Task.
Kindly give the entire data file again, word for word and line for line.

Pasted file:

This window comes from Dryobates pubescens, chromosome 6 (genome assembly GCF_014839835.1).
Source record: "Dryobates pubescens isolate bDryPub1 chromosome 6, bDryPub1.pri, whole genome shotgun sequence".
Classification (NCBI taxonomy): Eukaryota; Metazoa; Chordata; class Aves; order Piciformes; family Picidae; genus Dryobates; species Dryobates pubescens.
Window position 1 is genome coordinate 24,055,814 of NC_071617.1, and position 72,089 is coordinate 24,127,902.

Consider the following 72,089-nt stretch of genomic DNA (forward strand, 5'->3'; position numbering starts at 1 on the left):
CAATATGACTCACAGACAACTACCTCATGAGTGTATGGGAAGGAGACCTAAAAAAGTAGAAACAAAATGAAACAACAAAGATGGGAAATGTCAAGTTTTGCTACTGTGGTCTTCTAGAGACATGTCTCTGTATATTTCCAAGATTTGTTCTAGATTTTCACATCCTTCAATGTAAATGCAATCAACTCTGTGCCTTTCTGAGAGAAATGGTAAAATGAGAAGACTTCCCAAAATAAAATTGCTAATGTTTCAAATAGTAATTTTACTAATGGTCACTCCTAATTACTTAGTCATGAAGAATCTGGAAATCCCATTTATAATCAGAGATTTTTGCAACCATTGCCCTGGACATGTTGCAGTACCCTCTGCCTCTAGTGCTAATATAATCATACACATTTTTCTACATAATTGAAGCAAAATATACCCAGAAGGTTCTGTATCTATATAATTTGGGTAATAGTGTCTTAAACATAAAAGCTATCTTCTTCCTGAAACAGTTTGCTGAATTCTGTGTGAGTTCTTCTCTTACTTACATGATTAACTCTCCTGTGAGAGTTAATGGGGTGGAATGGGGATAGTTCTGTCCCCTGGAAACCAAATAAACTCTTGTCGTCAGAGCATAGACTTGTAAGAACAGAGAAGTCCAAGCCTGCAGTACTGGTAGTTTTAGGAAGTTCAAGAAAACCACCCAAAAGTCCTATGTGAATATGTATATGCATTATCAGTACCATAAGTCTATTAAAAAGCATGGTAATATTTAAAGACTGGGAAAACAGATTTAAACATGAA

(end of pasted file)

This window comes from Dryobates pubescens, chromosome 6 (genome assembly GCF_014839835.1).
Source record: "Dryobates pubescens isolate bDryPub1 chromosome 6, bDryPub1.pri, whole genome shotgun sequence".
Classification (NCBI taxonomy): Eukaryota; Metazoa; Chordata; class Aves; order Piciformes; family Picidae; genus Dryobates; species Dryobates pubescens.
Window position 1 is genome coordinate 24,055,814 of NC_071617.1, and position 72,089 is coordinate 24,127,902.

Consider the following 72,089-nt stretch of genomic DNA (forward strand, 5'->3'; position numbering starts at 1 on the left):
CAATATGACTCACAGACAACTACCTCATGAGTGTATGGGAAGGAGACCTAAAAAAGTAGAAACAAAATGAAACAACAAAGATGGGAAATGTCAAGTTTTGCTACTGTGGTCTTCTAGAGACATGTCTCTGTATATTTCCAAGATTTGTTCTAGATTTTCACATCCTTCAATGTAAATGCAATCAACTCTGTGCCTTTCTGAGAGAAATGGTAAAATGAGAAGACTTCCCAAAATAAAATTGCTAATGTTTCAAATAGTAATTTTACTAATGGTCACTCCTAATTACTTAGTCATGAAGAATCTGGAAATCCCATTTATAATCAGAGATTTTTGCAACCATTGCCCTGGACATGTTGCAGTACCCTCTGCCTCTAGTGCTAATATAATCATACACATTTTTCTACATAATTGAAGCAAAATATACCCAGAAGGTTCTGTATCTATATAATTTGGGTAATAGTGTCTTAAACATAAAAGCTATCTTCTTCCTGAAACAGTTTGCTGAATTCTGTGTGAGTTCTTCTCTTACTTACATGATTAACTCTCCTGTGAGAGTTAATGGGGTGGAATGGGGATAGTTCTGTCCCCTGGAAACCAAATAAACTCTTGTCGTCAGAGCATAGACTTGTAAGAACAGAGAAGTCCAAGCCTGCAGTACTGGTAGTTTTAGGAAGTTCAAGAAAACCACCCAAAAGTCCTATGTGAATATGTATATGCATTATCAGTACCATAAGTCTATTAAAAAGCATGGTAATATTTAAAGACTGGGAAAACAGATTTAAACATGAA